Road tolls 'essential' to avoid gridlock

The UK's road network requires a comprehensive overhaul if gridlock is to be avoided, a major business organisation warned today.

The Confederation of British Industry, a lobbyist that represents 80 per cent of the FTSE, claims that the highway network requires the same kind of ambitious vision that the three political parties have thus far saved for high speed rail.

A new report published by the CBI claims that congestion damages the UK's economy to the tune of £8bn a year, and suggested that it was critical investment in the highway network be maintained at a pre recession level – even if this means introducing controversial road tolling schemes.

Not all the CBI's suggestions were as deeply unpopular as this one, however. Some even had the unmistakable ring of common sense about them.

The report rightly pointed out that twenty per cent of the morning rush hour could be attributed to the school run, a figure which could be drastically reduced if the government committed to rolling out a national "yellow school bus" scheme.

In return for a £252m investment, the CBI believes this would effectively eliminate 130 million car journeys a year. Anyone who has found their commute considerably easier during the school holidays would certainly testify to a corresponding drop in traffic congestion.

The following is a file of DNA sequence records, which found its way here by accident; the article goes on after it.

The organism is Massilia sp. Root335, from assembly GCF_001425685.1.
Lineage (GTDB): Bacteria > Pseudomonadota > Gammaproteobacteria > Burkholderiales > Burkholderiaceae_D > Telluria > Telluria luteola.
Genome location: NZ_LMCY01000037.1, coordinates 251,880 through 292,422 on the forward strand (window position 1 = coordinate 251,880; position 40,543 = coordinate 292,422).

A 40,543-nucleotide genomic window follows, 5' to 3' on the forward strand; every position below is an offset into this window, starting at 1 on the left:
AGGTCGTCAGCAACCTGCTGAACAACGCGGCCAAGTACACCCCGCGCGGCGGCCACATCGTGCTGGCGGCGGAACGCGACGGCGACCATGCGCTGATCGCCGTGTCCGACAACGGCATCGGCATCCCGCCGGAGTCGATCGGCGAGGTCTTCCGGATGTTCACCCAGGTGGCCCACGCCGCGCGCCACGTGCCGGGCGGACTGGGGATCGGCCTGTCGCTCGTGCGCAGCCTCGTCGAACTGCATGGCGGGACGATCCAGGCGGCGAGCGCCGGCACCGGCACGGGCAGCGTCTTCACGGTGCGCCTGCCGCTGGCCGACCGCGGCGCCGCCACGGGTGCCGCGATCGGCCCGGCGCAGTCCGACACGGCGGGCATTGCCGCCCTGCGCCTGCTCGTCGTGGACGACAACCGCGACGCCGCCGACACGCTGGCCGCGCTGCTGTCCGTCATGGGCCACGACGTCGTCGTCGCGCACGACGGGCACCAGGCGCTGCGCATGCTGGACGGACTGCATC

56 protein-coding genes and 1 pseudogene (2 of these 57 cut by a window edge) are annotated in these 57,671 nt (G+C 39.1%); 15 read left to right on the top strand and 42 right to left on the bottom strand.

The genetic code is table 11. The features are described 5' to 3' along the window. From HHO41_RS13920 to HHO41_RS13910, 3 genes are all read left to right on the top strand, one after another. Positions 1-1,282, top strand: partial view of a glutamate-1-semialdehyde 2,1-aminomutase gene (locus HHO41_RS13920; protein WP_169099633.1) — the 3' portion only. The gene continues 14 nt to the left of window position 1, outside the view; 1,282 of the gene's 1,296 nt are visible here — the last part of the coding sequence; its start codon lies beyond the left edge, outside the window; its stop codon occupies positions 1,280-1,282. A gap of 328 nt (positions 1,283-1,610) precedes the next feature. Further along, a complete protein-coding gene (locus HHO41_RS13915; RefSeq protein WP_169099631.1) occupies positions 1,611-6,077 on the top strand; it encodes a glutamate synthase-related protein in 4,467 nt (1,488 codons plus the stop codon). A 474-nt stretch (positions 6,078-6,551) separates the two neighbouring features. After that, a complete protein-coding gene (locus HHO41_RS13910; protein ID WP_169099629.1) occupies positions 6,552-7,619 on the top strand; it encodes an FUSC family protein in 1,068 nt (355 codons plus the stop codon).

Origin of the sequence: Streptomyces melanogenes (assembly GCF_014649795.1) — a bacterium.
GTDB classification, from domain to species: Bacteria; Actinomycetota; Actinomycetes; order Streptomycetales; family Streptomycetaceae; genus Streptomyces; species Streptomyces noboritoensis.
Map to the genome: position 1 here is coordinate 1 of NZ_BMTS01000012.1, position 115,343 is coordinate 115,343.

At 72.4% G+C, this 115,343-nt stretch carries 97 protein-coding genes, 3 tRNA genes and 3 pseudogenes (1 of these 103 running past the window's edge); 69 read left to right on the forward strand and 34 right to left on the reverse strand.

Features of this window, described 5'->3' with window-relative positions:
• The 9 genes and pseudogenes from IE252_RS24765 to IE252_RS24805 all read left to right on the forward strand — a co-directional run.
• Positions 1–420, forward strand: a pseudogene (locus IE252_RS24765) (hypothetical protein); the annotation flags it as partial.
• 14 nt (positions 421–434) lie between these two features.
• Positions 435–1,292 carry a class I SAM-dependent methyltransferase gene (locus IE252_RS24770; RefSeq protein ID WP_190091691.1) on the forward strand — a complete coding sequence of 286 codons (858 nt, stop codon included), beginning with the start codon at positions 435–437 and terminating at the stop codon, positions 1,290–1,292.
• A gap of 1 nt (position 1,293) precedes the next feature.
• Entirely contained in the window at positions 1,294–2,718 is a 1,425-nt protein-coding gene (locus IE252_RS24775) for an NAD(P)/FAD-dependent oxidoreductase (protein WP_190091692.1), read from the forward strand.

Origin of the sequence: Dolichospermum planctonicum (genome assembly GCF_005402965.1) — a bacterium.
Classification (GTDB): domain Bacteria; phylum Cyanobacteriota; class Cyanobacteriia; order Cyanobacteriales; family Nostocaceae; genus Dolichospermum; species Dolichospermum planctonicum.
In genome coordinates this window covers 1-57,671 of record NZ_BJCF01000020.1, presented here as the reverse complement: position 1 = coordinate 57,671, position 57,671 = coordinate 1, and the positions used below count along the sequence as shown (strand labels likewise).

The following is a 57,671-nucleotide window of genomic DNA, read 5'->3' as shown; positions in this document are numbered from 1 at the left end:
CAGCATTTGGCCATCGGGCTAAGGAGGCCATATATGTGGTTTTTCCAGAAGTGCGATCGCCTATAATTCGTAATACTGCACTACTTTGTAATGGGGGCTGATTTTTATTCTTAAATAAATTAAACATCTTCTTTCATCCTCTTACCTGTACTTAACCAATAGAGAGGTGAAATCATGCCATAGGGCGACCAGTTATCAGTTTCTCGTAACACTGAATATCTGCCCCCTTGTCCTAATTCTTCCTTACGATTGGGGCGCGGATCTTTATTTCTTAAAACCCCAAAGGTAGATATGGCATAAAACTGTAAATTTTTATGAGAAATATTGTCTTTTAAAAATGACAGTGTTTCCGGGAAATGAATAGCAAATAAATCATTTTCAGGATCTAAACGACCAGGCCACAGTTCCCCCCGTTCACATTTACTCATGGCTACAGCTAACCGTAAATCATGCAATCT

The CBI also recommended regulating the road works which may be undertaken by local authorities. They account for half of all the work carried out on UK roads, but are not subject to the same oversight as the utility companies. The inability of most local authorities to properly manage even the most basic highway projects would suggest that this change is already long overdue.

Nevertheless, the Confederation's enthusiasm for road pricing, whether in the shape of city-centre congestion charging or user-based tolls, is a less attractive proposition to those who value their ability to drive about the country unhindered by the silent hand of selective taxation.

The report accepts that recent defeats at local referendums for congestion charging zones in Edinburgh and Manchester has shown the public's dissatisfaction for such schemes, but insisted that toll roads would be accepted if the additional fee guaranteed the construction of better highways.

The use of toll lanes was also highlighted as a possible solution. As the name suggests, these form part of the conventional motorway, but motorists are charged for using them to avoid traffic congestion. They are currently employed in the US, and the CBI believes that if private sector financing could be secured for the widening of the existing road network, the system could work here.

The Confederation's staunchly economic perspective is enlightening, and some of the ideas proposed by the report are not without their merits. However, it is still difficult to see how road tolling benefits the road-going majority. The fear that business users and the wealthy would simply absorb the extra charge for better transportation while the rest of us languish in a perpetual slow lane is not likely to be shaken off any time soon.

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